• The present invention relates to the field of air-conduction (A-C) audiometric testing. A-C audiometry involves determination of the status of the human auditory system through the presentation of, and behavioral responses to, acoustic signals. Various signal types are routinely employed (e.g., pure tones, frequency modulated tones, and speech), and the electrical signal produced by the audiometer is typically converted to an acoustic signal by a transducer mounted in some type of enclosure, cushion or cuff that can be coupled to the auditory system, or by a speaker in a sound field. The generic term ‘speaker’ will be used to refer to the transducer that produces the acoustic test signal. The speaker may be a) a circum-aural earphone, b) a supra-aural earphone, c) an insert earphone, or d) a free-field speaker. The term ‘test sound field’ will be used to refer to the acoustic test signal produced by the speaker and referenced to the concha, or hollow bowl like portion of the outer ear, for earphone or sound-field testing, or to the tip of the cuff for insert speaker testing. For audiometric testing, the test sound field must be well defined and uncontaminated by extraneous sounds (those not produced by the audiometer). These requirements can be met by calibrating the audiometer and by testing in a sufficiently quiet environment. [0002]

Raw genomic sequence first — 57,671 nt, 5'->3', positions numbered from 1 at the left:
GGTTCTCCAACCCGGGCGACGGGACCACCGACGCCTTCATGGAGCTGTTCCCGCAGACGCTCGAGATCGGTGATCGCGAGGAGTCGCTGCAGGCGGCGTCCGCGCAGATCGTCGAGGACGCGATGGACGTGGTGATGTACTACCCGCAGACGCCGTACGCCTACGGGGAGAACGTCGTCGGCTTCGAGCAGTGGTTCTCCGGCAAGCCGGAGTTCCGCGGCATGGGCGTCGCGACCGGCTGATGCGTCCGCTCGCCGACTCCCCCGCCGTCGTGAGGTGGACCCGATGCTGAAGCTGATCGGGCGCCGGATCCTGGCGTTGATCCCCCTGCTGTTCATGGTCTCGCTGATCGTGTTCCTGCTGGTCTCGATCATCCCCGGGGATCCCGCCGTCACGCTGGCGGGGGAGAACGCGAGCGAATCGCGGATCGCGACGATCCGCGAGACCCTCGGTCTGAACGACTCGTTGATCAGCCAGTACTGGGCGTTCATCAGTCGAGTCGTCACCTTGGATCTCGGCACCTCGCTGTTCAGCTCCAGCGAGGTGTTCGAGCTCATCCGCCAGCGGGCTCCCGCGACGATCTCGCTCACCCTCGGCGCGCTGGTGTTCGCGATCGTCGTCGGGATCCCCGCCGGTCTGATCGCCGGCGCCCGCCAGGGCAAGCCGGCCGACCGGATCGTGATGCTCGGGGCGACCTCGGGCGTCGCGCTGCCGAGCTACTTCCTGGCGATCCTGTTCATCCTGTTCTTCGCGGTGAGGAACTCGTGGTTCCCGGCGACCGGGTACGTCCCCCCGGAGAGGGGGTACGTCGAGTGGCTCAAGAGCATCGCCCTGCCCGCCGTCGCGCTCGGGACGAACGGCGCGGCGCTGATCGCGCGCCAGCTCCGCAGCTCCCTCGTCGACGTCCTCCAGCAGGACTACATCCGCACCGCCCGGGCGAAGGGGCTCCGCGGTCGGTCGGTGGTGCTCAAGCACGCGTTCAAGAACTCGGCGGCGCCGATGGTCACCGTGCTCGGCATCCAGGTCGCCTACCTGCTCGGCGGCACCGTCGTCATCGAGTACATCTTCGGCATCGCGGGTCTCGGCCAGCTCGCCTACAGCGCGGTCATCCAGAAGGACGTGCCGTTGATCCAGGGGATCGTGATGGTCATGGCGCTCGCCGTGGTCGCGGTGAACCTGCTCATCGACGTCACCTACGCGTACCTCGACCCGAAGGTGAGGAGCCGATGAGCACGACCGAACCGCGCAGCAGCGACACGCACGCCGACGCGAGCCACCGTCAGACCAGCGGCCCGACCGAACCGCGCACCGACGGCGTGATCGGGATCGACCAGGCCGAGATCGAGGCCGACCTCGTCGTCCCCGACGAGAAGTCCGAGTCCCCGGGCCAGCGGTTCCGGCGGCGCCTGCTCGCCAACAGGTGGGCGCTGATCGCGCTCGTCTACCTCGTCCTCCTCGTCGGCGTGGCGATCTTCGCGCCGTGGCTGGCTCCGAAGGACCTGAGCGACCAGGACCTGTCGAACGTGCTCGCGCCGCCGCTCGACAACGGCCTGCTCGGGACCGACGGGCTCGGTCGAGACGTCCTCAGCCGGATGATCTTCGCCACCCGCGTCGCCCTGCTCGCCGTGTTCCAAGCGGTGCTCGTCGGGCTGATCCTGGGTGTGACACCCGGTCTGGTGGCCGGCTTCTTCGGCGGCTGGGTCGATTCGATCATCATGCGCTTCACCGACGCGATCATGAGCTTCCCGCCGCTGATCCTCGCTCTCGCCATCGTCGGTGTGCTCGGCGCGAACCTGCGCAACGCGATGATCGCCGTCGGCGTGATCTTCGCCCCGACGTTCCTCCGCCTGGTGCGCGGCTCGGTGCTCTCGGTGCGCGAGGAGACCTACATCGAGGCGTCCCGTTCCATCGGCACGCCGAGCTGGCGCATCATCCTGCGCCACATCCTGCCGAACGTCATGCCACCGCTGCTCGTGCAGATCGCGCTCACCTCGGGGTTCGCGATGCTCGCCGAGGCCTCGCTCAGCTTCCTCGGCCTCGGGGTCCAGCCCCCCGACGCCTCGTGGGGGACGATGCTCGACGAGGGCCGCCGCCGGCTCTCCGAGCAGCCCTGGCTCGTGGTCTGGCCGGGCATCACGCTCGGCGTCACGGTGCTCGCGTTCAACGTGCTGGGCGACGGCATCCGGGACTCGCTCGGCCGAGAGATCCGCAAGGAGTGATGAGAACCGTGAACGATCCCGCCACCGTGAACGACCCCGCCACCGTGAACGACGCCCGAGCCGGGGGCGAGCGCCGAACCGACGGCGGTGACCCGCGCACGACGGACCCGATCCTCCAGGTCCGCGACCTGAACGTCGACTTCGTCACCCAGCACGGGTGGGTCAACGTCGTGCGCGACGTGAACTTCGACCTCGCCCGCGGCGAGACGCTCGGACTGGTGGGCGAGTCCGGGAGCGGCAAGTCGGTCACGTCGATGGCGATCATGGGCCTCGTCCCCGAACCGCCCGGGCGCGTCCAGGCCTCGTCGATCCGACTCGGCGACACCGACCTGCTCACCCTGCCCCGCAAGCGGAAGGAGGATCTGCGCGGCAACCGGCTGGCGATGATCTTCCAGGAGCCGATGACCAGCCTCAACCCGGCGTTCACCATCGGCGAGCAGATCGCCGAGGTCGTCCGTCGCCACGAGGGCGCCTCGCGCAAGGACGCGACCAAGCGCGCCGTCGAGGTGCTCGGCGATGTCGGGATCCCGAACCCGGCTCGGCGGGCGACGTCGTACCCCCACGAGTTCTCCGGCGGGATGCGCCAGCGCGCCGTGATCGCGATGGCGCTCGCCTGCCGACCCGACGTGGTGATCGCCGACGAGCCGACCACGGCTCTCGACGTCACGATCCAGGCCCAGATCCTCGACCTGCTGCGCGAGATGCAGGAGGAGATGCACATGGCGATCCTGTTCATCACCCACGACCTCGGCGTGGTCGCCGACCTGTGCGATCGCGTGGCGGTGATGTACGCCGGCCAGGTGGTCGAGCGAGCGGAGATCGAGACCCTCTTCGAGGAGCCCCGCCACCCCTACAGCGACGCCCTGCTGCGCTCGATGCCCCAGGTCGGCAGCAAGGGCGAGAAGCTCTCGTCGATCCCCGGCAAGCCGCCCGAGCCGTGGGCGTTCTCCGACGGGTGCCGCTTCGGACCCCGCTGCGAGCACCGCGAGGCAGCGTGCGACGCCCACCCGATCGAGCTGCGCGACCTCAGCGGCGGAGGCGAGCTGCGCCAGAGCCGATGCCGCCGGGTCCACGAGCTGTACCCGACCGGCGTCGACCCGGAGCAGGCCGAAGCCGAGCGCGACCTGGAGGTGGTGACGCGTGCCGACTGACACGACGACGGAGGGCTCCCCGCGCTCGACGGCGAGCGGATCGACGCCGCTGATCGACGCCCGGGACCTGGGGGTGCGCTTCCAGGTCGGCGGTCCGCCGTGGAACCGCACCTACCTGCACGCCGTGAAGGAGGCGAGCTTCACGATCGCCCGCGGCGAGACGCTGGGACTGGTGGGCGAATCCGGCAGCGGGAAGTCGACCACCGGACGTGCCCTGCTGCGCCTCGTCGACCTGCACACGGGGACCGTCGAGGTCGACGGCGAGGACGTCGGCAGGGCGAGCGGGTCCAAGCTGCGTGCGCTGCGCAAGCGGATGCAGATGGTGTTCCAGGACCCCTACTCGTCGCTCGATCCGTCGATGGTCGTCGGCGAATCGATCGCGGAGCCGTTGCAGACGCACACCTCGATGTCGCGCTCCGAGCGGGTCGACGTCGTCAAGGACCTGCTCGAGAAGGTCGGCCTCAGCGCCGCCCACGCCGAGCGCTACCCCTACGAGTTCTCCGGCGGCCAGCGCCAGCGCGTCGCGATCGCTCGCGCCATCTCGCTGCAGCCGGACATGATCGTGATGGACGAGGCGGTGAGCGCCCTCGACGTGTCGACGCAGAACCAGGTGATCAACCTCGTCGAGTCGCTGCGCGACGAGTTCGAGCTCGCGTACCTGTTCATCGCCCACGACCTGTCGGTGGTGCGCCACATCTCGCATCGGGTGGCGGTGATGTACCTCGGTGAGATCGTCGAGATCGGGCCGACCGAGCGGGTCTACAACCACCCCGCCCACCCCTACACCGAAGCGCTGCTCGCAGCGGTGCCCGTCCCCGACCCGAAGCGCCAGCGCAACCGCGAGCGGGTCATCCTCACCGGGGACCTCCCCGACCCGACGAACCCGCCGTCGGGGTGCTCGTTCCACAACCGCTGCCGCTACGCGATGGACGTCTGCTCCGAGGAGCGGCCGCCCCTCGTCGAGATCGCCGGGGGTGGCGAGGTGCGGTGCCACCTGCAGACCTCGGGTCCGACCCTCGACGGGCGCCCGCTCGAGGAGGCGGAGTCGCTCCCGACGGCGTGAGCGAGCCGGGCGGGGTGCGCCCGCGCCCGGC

• In order to insure that audiometric test results obtained with different audiometers, and at different test sites, will be equivalent, audiometers are calibrated to a common standard; e.g., American National Standards Institute (ANSI) S3.6-1996 [0003] Specification for Audiometers. This standard specifies the target frequencies, levels, allowable harmonic content, and temporal characteristics for audiometric test signals as well as allowed deviations from target values. Audiometric calibration is typically done by coupling an industry standard transducer to an industry standard coupler and insuring that acoustic signals produced by the audiometer/earphone combination fall within the ranges specified by ANSI S3.6-1996. It is then assumed that the audiometer will ‘stay in calibration’; i.e., that the output as measured during calibration will not vary over time. In practice, however, it is recognized that an audiometer's acoustic output may change over time and that periodic re-calibration will be necessary.